Transformers was essentially a 20 minute advert for the collectible figurines, which went on to become a series of Michael Bay blockbusters. While merchandise is probably the main reason George Lucas gave Star Wars a 3D overhaul. Just when you thought Hollywood had milked the "toy" department dry... Hasbro smashes a mini champagne bottle on Battleship, a popular table top game and now $200 million blockbuster.
Most people's first response to hearing that Battleship has been adapted to live-action film is a quizzical look... followed by "you're joking?". Ironically, the lead naval officer and protagonist is Taylor Kitsch, probably best known for his title role in box office flop John Carter. It's not a great precursor for a film, which you would expect to be wafer thin, short on plot and ready to belly flop like that old lady from Titanic.
Surprisingly, Collateral director Peter Berg and R.E.D. writing duo the brothers Hoeber manage to keep Battleship afloat. You'd expect the producers to go for a World War II inspired historical piece about two commanders in a naval fleet duel, but everyone still has a special place in their heart for that shrapnel from Pearl Harbor and how would that translate their Transformers market?
So the next best thing was to go for an all-out alien encounter to revitalise the Hasbro game and serve up fresh popcorn entertainment, tongue planted in one cheek with a slice of cheese in the other. How else could you explain Peter MacNicol (better known as John Cage from Ally McBeal) as U.S. Secretary of Defense?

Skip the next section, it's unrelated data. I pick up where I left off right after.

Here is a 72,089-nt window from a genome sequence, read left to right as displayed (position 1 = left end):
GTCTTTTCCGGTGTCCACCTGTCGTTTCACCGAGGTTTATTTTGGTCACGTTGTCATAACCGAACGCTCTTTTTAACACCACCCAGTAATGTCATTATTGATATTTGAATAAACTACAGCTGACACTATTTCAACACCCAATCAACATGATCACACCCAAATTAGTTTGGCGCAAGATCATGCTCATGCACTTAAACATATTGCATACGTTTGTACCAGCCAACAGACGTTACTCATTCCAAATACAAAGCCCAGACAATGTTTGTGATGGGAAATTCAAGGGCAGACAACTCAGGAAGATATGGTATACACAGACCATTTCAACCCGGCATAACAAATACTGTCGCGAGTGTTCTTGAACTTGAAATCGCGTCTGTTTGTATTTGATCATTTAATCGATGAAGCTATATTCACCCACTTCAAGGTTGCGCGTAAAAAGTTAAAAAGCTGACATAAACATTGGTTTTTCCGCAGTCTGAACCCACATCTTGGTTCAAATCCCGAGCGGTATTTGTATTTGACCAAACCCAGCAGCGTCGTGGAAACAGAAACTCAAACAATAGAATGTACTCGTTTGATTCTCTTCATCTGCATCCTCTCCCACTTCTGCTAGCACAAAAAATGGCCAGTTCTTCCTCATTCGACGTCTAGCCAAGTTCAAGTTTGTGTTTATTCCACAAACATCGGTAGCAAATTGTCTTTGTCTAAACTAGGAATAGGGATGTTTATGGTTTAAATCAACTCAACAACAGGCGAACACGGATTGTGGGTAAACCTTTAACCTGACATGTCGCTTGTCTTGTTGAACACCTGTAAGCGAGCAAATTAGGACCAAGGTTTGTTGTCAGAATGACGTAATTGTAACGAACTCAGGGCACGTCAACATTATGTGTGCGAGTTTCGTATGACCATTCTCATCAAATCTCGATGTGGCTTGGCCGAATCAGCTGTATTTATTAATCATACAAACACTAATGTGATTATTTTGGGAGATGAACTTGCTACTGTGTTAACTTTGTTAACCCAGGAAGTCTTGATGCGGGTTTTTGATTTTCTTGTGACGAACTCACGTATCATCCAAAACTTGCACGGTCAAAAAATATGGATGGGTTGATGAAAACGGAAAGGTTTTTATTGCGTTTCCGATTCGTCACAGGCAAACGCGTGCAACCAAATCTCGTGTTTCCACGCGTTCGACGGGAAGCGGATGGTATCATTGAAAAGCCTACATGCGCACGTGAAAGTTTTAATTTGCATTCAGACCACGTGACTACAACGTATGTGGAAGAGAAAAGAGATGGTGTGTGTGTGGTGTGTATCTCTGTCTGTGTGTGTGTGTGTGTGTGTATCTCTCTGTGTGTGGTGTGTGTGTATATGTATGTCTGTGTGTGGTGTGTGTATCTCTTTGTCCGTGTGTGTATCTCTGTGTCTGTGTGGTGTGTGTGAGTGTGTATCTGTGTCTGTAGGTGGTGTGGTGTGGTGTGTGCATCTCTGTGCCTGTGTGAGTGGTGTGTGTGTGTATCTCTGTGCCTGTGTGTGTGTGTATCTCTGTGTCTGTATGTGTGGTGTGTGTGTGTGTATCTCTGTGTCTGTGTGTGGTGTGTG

Battleship is probably best described as Top Gun meets Transformers, with a dash of Hunt for Red October. You can visualise the pitch: "What if the enemy was... wait for it, ALIEN: armed, dangerous and bringing their own seafaring spaceships and weaponry to the party?"
Instead of Tom "Maverick" Cruise, we've got the new and improved Christian Slater 2.0... also known as Taylor Kitsch. Alexander Skarsgard replaces Val "Iceman" Kilmer, Liam Neeson gives the blockbuster some credibility, while Rihanna tags-and-bags a typical Michelle Rodriguez role with Just Go with It's Brooklyn Decker to rile up the seamen.
The visual effects are what you'd expect from a film with a $200 million budget. They could have given Liam Neeson more screen time instead of the glorified cameo and it could have wrapped about fifteen minutes sooner, but that wouldn't have left enough time to star-spangle some real American bravado for the final showdown.
Other than that Battleship actually makes for pretty decent popcorn entertainment. The action sci-fi element and strategic warfare are the focus with a bit of light comedy around the fringes. Not nearly as pathetic as you'd expect from the Chess/Minesweeper bastard board game, in which most of the fun is in making your own explosion noises. KA-BLOUGH!!! Don't fight it.
The bottom line: Fun